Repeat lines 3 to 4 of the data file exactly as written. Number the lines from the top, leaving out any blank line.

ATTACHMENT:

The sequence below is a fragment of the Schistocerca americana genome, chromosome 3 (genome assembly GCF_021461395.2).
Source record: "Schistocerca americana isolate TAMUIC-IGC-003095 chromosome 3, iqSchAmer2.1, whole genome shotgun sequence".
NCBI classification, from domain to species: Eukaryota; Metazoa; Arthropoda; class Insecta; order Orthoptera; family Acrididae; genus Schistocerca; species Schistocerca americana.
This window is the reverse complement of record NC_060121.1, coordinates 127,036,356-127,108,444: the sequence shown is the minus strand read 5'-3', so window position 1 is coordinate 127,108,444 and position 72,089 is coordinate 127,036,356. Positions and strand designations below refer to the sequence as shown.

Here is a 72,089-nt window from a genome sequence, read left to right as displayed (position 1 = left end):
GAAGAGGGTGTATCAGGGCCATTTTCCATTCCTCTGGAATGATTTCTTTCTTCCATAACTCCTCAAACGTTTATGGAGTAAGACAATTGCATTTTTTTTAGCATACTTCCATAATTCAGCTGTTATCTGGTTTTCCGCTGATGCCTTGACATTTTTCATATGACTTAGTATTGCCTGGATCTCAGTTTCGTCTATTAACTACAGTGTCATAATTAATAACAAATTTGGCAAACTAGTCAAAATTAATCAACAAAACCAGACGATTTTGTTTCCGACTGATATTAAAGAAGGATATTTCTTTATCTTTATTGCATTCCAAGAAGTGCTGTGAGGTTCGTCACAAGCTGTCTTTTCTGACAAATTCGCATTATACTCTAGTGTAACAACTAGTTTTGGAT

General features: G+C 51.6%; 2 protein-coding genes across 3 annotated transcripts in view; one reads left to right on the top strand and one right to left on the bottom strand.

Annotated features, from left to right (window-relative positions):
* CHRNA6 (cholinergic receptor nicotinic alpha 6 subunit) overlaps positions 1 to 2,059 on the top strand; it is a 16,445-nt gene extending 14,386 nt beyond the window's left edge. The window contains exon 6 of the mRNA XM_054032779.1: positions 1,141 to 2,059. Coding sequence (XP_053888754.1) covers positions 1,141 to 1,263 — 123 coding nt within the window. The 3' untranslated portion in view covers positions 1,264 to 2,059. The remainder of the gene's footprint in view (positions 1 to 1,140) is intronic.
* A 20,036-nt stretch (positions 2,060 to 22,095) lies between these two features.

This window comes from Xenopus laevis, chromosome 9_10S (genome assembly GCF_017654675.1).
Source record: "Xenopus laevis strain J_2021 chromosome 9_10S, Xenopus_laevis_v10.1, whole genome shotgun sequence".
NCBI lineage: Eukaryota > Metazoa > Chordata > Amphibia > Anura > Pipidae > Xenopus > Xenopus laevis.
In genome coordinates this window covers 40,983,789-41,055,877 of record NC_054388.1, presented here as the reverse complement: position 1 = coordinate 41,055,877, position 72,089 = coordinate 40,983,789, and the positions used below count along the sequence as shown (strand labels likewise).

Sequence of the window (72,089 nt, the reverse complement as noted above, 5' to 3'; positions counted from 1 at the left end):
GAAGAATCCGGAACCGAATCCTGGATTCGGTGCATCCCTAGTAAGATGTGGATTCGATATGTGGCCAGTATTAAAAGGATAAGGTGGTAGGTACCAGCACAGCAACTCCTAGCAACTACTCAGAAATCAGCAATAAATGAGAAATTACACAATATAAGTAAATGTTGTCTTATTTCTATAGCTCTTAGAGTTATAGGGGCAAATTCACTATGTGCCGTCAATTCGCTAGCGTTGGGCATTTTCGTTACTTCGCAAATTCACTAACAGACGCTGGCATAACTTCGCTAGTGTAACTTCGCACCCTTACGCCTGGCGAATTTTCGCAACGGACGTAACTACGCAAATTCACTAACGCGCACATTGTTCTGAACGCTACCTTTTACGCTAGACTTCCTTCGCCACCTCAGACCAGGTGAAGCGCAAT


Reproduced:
NCBI classification, from domain to species: Eukaryota; Metazoa; Arthropoda; class Insecta; order Orthoptera; family Acrididae; genus Schistocerca; species Schistocerca americana.
This window is the reverse complement of record NC_060121.1, coordinates 127,036,356-127,108,444: the sequence shown is the minus strand read 5'-3', so window position 1 is coordinate 127,108,444 and position 72,089 is coordinate 127,036,356. Positions and strand designations below refer to the sequence as shown.